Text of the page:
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Self-seeking greed and avarice

"At one major investment bank for which I worked, we used psychometric testing to recruit social psychopaths because their characteristics exactly suited them to senior corporate finance roles." (relatedly via)
posted by xchmp on Jan 3, 2012 - 53 comments

Repo [Leh]men

The September 2008 colapse of Lehman Bros. was the percipaticing event which channged a credit crunch to a panic. The examiner apointed by the bancrupcy court has produced a 2200 page report about what went wrong. The whole report is here. Summaries and links to analysis after the jump. [more inside]
posted by shothotbot on Mar 13, 2010 - 31 comments

The Economist: The World in 2010

In 2010, Obama will have a miserable year, NATO may lose in Afghanistan, the UK gets a regime change, China needs to chill, India's factories will overtake its farms, Europe risks becoming an irrelevant museum, the stimulus will need an exit strategy, the G20 will see a challenge from the "G2", African football will unite Korea, conflict over natural resources will grow, Sarkozy will be unloved and unrivalled, the kids will come together to solve the world's problems (because their elders are unable), technology will grow ever more ubiquitous, we'll all charge our phones via USB, MBAs will be uncool, the Space Shuttle will be put to rest, and Somalia will be the worst country in the world. And so the Tens begin.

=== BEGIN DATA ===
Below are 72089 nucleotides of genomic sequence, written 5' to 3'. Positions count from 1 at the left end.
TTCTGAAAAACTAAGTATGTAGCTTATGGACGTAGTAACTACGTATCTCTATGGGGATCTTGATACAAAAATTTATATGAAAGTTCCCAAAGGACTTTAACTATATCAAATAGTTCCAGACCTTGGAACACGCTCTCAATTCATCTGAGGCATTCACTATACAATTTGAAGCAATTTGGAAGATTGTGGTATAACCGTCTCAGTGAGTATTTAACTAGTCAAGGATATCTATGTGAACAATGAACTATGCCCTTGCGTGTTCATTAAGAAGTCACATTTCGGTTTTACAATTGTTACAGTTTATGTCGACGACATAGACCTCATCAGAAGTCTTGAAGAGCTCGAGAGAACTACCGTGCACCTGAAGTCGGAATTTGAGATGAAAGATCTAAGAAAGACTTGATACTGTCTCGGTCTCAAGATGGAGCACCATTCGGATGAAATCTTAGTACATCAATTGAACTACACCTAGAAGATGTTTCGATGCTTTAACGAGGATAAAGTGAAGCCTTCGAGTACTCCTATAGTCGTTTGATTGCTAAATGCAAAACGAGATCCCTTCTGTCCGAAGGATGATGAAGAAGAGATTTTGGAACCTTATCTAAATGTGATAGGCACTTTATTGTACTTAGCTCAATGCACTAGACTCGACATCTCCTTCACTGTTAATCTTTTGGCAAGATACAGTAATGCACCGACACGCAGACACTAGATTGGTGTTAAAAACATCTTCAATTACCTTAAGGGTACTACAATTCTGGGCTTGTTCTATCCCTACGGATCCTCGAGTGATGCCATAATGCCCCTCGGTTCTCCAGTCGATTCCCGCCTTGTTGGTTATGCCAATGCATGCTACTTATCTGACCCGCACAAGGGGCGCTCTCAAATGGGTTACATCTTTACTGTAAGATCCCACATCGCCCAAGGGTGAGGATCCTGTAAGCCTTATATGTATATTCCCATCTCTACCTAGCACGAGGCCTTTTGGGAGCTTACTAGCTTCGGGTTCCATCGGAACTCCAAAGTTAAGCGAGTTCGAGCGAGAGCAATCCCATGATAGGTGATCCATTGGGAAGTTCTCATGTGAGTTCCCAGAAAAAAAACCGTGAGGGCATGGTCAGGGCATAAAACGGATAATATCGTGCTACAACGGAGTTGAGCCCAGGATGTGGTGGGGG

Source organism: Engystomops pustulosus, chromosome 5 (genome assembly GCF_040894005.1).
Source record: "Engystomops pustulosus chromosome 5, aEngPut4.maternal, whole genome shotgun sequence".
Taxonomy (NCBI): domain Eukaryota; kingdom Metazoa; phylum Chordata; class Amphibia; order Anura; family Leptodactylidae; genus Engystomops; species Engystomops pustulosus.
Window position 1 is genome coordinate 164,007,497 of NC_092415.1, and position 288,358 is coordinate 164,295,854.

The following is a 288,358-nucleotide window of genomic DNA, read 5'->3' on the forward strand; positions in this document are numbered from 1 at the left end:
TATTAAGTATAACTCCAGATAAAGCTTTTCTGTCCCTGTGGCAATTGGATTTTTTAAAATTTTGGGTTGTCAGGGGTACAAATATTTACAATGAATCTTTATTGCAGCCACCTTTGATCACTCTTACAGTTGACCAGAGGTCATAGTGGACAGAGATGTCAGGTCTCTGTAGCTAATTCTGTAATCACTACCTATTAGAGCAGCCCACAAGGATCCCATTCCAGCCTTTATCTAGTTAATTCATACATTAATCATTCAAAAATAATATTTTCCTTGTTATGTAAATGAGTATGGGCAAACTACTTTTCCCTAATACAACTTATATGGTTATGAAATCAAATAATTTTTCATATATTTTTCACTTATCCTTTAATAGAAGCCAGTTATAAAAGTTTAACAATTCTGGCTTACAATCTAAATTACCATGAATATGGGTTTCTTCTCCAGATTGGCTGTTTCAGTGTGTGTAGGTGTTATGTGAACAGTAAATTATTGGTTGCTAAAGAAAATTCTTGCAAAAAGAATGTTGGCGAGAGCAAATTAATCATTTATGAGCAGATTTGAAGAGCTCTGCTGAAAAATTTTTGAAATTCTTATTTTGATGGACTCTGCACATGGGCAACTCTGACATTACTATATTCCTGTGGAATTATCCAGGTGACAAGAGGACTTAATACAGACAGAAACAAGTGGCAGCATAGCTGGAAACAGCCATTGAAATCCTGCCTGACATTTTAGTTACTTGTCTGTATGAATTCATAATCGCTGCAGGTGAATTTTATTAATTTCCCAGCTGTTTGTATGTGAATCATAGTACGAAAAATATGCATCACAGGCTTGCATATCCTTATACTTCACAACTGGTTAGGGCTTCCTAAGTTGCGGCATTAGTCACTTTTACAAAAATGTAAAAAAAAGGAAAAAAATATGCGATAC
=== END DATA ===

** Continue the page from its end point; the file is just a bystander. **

The Economist: The World in 2010. [more inside]
posted by goodnewsfortheinsane on Nov 14, 2009 - 60 comments

Mostly Bloody Awful?

On the role of MBA-based management culture in the current credit-crisis. Downloadable audio and transcript of a radio show that presents some strong opinions on MBA oriented management culture. [more inside]
posted by jouke on Apr 28, 2009 - 59 comments

Ten principles for a Black Swan-proof world

Ten principles for a Black Swan-proof world By Nassim Nicholas Taleb in FT.
posted by jouke on Apr 9, 2009 - 49 comments

Should creation of money stay in private hands?

Professor and economist Richard Werner proposes a solution for the current banking crisis, under which "... national debt and interest liabilities will not increase, but credit creation will." [more inside]
posted by woodblock100 on Mar 9, 2009 - 49 comments

The Grand Experiment

History Repeats Itself in Different Hues -- a readable Q&A data dump comparing the economics and policy responses of 1990s Japan and current events
posted by troy on Dec 19, 2008 - 6 comments

Synthetic CDO's: tsunami event when major bankruptcies reaches 9 (currently 6)

Synthetic CDO's are complex little known financial instruments (insurance contracts) that are on the brink of triggering "the most colossal rights issue in the history of the world, all at once .. mandatory." If, out of a list of several hundred major companies, any nine go bankrupt, the CDO's are in default, which would mean a mass transfer of cash (real money) from unsuspecting investors around the world goes into the banking system. How much? Nobody knows, but it’s many trillions. Banks will be flush with cash, perhaps ending the credit crisis, while many investors (individuals, charities, municipalities) will be wiped out. Alternatively, the triggering of default on the trillions of synthetic CDOs could be a disaster that tips the world from recession into depression. Nobody knows, but it won’t be a small event. Thus far the count is six: three Icelandic banks, Countrywide, Lehman and Bear Stearns.
posted by stbalbach on Dec 1, 2008 - 49 comments

The Economist: The World in 2009